Question Video: Deciding If an Alternating Harmonic Series Is Absolutely Convergent, Conditionally Convergent, or Divergent | Nagwa Question Video: Deciding If an Alternating Harmonic Series Is Absolutely Convergent, Conditionally Convergent, or Divergent | Nagwa

# Question Video: Deciding If an Alternating Harmonic Series Is Absolutely Convergent, Conditionally Convergent, or Divergent Mathematics • Higher Education

Is the alternating harmonic series β_(π = 1)^(β) (β1)^(π + 1) 1/π absolutely convergent, conditionally convergent, or divergent?

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### Video Transcript

Is the alternating harmonic series the sum from π equals one to β of negative one to the power of π add one multiplied by one over π absolutely convergent, conditionally convergent, or divergent?

Letβs firstly remember that a series is absolutely convergent if the series of absolute values is convergent. And a series is conditionally convergent if the series of absolute values diverges but the series converges. And otherwise, the series is divergent. So letβs start by testing for absolute convergence. We can see that negative one raised to the power of π add one is always going to give us one when we take the absolute value. So this is in fact the same as the sum from π equals one to β of one over π. But this is actually a series that weβre familiar with. Itβs the harmonic series. And we know that the harmonic series diverges. So the alternating harmonic series is not absolutely convergent. But is it conditionally convergent or divergent?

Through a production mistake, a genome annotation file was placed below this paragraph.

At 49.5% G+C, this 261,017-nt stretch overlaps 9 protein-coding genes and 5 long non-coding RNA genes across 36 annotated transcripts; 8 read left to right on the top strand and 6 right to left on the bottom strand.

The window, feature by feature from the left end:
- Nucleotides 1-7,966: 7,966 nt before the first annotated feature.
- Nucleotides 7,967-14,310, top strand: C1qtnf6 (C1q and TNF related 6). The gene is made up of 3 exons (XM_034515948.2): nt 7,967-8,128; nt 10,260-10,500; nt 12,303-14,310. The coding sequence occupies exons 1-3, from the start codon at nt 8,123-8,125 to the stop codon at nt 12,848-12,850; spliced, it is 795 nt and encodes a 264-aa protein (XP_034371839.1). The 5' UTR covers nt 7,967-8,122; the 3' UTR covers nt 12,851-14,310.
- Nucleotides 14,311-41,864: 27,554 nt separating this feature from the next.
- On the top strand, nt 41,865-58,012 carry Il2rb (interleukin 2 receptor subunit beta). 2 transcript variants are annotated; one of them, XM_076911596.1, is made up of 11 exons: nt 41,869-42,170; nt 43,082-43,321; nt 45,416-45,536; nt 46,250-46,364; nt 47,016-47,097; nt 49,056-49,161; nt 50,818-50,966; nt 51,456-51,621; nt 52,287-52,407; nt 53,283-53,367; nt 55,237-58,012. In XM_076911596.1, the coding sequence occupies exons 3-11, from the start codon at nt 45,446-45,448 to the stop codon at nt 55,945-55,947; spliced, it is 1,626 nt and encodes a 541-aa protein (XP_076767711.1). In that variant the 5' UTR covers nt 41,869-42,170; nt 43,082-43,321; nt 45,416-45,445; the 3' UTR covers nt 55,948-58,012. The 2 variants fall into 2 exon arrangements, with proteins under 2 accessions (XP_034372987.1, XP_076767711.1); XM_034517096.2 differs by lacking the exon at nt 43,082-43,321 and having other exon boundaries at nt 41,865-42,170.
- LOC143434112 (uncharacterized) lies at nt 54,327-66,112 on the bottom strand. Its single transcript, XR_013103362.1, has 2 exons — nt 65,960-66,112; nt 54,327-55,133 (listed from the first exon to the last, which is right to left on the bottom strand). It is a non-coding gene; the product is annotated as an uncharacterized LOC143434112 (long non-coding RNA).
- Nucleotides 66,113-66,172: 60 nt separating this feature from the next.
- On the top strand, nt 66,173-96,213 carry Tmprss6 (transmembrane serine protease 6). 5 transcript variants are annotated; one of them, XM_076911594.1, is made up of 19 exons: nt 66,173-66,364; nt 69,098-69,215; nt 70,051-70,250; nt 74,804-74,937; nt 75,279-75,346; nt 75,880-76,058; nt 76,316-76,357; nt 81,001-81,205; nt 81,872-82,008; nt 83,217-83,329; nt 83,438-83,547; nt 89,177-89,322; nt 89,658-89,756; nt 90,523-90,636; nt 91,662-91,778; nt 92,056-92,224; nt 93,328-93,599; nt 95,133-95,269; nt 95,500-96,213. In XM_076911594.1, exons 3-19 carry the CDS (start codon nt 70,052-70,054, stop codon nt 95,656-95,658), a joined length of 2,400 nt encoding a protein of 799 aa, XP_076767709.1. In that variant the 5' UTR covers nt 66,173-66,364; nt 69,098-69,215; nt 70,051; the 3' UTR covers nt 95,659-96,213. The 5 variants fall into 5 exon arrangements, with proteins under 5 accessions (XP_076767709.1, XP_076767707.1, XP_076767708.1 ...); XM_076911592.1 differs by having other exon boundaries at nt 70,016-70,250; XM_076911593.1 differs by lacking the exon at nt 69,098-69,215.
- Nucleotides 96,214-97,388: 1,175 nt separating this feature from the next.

So our next step is to test the alternating harmonic series for convergence. Because thatβs an alternating series, we can do this with the alternating series test. Recall this says that for an alternating series, the sum of negative one to the power of π add one multiplied by π π if π π is decreasing and the limit as π approaches β of π π is equal to zero, then π π is convergent. So for the alternating harmonic series, we can say that π π equals one over π. So is π π decreasing? Well, as π increases, one over π does decrease. So that condition is satisfied. But does the limit as π approaches β of π π equal zero? Well, the limit as π approaches β of one over π is going to be one over β, which we know is zero. So that condition is satisfied. So because we found that the alternating harmonic series is not absolutely convergent, but it is convergent, we can conclude that the alternating harmonic series is conditionally convergent.

We can summarize the check for absolute convergence, conditional convergence, and divergence in a helpful diagram. Letβs say we want to find out whether the series π π is absolutely convergent, conditionally convergent, or divergent. We begin by testing whether the series of absolute values is convergent or divergent. Letβs say that we find that the series of absolute values is convergent. Then, the series π π is absolutely convergent. But if we find that the series of absolute values is divergent, then the series π π is not absolutely convergent. But it may still be conditionally convergent. So we try a different test on the series π π to check for convergence, for example, the alternating series test.

And if we find that the series π π converges, then we say that the series π π is conditionally convergent. But if we find that the series π π diverges, then we conclude that the series π π is divergent. So these are the three possible conclusions that we can draw.

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